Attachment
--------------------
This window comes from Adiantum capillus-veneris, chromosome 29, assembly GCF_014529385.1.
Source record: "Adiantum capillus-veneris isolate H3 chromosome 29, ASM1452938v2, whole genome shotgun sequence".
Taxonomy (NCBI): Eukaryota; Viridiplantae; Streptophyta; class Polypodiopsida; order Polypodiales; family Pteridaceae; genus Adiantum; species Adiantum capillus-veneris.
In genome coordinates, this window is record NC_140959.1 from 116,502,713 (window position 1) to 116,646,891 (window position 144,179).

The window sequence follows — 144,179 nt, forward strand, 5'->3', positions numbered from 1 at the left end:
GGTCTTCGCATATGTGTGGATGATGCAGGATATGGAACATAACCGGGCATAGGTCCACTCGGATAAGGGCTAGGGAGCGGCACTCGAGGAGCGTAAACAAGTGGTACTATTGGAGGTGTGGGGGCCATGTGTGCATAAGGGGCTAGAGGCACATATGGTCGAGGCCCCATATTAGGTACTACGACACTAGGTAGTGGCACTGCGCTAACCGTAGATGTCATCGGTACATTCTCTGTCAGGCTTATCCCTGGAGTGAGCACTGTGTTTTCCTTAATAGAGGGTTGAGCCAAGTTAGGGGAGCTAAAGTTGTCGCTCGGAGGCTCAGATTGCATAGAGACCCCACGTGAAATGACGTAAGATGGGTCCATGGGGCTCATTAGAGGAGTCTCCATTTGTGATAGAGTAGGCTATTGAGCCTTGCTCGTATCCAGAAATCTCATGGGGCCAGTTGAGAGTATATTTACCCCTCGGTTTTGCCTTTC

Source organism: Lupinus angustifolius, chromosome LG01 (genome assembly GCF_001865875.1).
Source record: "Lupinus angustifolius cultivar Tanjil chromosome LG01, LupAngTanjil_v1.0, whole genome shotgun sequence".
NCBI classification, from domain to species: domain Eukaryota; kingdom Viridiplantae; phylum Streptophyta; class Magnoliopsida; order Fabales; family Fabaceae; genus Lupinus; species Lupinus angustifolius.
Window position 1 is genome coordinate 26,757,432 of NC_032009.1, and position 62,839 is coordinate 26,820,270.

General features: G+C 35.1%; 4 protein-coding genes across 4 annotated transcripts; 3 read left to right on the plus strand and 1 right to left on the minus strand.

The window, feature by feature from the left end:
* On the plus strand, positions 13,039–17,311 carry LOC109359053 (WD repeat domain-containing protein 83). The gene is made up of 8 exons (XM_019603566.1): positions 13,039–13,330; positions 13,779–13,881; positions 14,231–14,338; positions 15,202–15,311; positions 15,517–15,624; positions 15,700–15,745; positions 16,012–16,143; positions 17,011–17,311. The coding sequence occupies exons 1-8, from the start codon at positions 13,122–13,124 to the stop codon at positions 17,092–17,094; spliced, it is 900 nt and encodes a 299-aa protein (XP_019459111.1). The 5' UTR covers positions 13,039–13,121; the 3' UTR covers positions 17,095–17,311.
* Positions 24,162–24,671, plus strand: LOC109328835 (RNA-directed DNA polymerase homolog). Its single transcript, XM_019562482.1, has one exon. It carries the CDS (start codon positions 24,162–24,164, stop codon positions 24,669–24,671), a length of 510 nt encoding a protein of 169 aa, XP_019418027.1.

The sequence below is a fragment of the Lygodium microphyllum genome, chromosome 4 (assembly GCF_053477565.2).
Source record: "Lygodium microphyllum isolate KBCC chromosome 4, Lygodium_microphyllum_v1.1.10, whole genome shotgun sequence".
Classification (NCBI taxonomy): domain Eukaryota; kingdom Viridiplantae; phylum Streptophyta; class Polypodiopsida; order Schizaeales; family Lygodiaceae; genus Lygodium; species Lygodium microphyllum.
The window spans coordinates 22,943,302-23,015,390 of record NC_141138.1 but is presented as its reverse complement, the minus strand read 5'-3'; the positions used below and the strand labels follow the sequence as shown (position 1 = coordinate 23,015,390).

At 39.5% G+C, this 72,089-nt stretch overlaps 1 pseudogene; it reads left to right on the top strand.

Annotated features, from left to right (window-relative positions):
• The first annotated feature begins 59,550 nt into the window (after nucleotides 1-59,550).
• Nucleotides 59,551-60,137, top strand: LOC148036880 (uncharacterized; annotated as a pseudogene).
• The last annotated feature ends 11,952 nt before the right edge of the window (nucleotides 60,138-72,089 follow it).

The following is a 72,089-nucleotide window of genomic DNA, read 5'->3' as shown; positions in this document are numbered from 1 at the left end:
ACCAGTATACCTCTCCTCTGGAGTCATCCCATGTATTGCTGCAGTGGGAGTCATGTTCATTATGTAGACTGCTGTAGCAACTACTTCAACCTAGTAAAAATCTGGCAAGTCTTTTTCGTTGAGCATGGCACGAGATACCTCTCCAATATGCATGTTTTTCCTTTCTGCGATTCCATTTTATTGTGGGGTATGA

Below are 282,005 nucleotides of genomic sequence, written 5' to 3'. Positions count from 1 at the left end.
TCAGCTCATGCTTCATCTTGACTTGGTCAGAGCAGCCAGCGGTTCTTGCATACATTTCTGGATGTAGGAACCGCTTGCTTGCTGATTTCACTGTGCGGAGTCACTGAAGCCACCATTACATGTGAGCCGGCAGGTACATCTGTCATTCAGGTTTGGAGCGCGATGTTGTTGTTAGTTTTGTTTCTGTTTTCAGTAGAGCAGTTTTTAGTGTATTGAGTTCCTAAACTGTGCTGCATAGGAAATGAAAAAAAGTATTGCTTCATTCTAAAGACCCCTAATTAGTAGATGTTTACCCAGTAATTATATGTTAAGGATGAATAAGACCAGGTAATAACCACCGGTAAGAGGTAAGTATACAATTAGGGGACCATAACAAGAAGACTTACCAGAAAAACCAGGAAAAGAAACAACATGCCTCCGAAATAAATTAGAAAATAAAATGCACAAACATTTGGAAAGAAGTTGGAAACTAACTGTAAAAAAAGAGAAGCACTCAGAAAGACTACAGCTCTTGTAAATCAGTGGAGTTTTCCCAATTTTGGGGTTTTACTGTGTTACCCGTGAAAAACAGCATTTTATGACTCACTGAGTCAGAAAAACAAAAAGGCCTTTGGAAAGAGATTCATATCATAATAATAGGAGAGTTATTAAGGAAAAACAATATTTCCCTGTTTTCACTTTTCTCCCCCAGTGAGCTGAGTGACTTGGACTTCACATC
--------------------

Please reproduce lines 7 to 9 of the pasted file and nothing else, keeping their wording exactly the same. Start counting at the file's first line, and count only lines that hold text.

Source organism: Lupinus angustifolius, chromosome LG01 (genome assembly GCF_001865875.1).
Source record: "Lupinus angustifolius cultivar Tanjil chromosome LG01, LupAngTanjil_v1.0, whole genome shotgun sequence".
NCBI classification, from domain to species: domain Eukaryota; kingdom Viridiplantae; phylum Streptophyta; class Magnoliopsida; order Fabales; family Fabaceae; genus Lupinus; species Lupinus angustifolius.